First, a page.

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What is an E-Collar?

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  • Written By: Mary McMahon
  • Edited By: Bronwyn Harris
  • Last Modified Date: 11 November 2016
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    Conjecture Corporation
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An e-collar is a veterinary medical device which has a number of uses in the treatment of animals, particularly after surgery. It consists of a cone of stiff material which is worn around the neck, preventing an animal from biting or licking at the rest of its body. Animals in e-collars tend to look rather woeful, but the device is often medically necessary. If your animal is wearing an e-collar, resist soulful looks and leave the collar on until the veterinarian says it is OK to take it off.

The “E” in e-collar stands for “Elizabethan.” The collars are named for the very stiff starched ruffs which were worn by high ranking members of Elizabethan society. Often, these ruffs were so large and stiff that the wearer had difficulty turning his or her head, and visibility could be severely infringed as well. At some point, veterinarians apparently realized that the ornamental ruffs also had a potential practical use.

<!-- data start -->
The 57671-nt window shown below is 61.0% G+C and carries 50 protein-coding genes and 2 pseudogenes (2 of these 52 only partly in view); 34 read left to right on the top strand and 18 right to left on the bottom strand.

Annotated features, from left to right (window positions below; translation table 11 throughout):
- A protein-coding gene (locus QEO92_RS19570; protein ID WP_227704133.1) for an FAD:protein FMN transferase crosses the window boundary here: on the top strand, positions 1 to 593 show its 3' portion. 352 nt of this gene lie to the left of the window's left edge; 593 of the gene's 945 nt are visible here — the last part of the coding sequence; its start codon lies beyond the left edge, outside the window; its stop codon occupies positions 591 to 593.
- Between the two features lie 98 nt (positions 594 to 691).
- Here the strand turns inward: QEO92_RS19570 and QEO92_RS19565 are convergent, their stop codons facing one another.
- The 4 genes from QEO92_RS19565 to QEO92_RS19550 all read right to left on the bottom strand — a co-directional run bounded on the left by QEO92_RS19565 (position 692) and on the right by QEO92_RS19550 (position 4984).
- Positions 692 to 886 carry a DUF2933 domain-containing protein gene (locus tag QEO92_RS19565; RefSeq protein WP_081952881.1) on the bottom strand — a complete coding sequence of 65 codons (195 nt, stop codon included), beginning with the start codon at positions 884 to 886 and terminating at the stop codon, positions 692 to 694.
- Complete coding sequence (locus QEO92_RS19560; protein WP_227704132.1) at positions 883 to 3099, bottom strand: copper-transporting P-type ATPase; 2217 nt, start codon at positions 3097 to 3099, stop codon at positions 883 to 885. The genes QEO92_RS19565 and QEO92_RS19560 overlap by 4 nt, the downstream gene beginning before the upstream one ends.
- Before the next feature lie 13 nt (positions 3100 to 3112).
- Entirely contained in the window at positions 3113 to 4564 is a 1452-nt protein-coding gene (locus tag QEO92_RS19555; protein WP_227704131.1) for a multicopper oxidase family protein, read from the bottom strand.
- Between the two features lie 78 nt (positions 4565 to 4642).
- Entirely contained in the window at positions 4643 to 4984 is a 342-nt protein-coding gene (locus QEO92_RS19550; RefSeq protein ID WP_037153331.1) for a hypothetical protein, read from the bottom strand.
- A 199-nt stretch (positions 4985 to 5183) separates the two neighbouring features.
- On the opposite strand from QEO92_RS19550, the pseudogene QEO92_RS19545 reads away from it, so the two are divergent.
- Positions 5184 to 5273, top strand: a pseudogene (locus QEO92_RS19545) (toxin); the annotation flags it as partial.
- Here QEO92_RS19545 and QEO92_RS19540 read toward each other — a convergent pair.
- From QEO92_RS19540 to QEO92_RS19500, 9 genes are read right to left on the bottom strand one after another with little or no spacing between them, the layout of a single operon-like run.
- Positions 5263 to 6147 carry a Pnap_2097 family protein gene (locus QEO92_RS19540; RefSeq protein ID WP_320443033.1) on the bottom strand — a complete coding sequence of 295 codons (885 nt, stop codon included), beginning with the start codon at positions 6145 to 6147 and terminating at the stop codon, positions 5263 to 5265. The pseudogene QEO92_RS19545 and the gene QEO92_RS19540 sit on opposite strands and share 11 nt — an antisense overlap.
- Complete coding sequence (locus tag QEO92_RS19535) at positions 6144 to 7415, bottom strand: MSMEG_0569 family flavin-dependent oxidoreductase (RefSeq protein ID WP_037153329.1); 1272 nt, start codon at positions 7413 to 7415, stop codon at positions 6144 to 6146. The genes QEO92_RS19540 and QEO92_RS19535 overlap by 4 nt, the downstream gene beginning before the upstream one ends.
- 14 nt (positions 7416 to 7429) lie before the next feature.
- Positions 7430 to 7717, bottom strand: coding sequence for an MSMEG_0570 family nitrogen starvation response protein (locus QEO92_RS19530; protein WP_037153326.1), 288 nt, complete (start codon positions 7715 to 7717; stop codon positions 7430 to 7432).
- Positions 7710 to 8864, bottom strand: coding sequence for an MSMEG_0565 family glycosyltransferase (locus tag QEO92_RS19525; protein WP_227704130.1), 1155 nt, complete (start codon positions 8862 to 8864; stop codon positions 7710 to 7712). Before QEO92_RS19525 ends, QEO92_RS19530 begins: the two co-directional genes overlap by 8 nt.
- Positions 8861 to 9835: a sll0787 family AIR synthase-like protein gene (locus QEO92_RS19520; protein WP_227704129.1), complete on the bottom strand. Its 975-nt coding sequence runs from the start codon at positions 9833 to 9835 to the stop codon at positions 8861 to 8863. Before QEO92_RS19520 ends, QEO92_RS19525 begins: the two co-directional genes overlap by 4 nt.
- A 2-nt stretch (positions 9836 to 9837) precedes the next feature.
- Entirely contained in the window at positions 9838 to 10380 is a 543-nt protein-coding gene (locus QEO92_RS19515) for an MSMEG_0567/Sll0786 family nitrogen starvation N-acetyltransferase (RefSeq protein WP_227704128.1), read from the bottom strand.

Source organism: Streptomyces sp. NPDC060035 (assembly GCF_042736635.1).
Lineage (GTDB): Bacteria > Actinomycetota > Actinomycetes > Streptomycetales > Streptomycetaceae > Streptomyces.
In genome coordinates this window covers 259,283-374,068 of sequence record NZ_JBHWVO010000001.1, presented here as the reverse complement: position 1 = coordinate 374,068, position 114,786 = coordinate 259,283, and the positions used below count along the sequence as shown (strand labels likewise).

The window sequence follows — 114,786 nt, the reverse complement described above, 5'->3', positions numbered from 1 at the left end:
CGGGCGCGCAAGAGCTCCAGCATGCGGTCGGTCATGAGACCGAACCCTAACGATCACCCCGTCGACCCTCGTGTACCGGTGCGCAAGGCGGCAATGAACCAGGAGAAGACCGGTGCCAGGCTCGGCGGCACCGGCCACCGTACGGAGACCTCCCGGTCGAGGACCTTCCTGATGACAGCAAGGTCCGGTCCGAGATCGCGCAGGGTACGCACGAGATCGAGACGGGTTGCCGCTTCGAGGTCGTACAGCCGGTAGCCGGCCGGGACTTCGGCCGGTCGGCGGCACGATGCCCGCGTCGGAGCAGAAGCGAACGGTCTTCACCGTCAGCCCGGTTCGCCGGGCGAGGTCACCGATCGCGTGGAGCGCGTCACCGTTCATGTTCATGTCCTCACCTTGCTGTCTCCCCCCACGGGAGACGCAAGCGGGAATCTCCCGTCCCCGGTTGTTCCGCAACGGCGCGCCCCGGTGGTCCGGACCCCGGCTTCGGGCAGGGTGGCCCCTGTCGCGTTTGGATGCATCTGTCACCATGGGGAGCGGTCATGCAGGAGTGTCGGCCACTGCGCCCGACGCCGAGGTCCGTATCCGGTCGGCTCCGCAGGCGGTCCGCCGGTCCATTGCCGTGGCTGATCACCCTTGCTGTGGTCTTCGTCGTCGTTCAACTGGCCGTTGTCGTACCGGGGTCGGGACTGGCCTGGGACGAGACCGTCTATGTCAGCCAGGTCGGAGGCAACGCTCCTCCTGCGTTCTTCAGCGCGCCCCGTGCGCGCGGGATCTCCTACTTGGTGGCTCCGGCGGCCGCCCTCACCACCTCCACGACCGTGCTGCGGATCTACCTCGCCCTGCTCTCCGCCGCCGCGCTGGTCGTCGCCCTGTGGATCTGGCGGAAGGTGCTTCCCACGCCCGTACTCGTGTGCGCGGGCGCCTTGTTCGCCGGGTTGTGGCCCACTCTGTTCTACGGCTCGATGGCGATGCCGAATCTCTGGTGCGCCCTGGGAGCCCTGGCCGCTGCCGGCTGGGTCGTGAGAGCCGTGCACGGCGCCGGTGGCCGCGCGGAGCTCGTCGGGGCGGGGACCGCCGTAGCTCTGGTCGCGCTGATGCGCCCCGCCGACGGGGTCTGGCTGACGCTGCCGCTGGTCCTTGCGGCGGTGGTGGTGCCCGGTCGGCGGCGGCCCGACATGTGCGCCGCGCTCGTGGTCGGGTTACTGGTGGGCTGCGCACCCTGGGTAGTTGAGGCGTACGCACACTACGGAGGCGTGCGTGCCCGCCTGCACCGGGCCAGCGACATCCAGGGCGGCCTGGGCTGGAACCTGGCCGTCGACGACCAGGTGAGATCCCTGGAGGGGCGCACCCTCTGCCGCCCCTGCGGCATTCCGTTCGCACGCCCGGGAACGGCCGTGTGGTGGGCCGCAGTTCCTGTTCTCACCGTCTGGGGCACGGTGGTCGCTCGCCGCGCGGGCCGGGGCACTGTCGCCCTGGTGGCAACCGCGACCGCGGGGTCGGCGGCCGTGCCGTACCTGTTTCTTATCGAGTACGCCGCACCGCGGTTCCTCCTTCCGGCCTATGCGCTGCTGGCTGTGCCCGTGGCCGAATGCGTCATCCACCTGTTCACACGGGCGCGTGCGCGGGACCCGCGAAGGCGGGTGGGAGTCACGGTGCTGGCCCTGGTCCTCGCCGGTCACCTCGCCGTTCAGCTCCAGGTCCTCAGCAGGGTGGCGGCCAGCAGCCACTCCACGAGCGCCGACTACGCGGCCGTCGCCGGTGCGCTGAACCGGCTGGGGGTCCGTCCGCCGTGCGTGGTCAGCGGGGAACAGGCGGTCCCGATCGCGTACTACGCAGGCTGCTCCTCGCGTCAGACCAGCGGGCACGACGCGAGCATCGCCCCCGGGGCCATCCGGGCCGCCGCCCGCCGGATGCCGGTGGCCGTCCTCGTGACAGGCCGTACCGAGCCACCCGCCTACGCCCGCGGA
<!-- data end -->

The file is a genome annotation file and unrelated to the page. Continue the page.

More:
One of the most common reasons for a pet to wear an e-collar is because he or she is recovering from surgery. Many animals bite or lick at their surgery sites, potentially causing an infection or tearing stitches out. The e-collar prevents this behavior, promoting a rapid and healthy recovery. It is especially important in the case of an animal with stitches, since torn stitches can be difficult to repair.

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Some veterinarians also use an e-collar in the treatment of dermatitis and hot spots on the skin. Severe dermatitis can be accompanied with extreme pain and itching, and many animals instinctively bite or snap at the area in the hopes of getting rid of the pain. This can cause the condition to get worse, and it is also possible for an animal to injure itself very severely.

The stiff construction of an e-collar can make it difficult for an animal to eat or drink if it is not cut down to size. Most vets will fit an e-collar in the office, trimming it as needed. Some animals will refuse to eat or drink with the collar on, in which case a veterinarian may recommend that the collar be taken off for feedings. Some veterinarians also offer a soft e-collar alternative, which serves the same function while being more comfortable to wear.

While numerous companies manufacture e-collars, it is also possible to make one at home. This can be useful in an emergency situation, when a veterinarian is not available and an animal needs to be restrained from biting or licking. You can cut out a cardboard or plastic container to form a conical section, and then attach it to your pet's collar. Take care to trim the e-collar down, so that the pet's nose can stick out, and make sure that there are no protruding edges on which the pet could hurt itself. Also confirm that the e-collar is not too tight, by sliding your fingers between the collar and the pet's neck.

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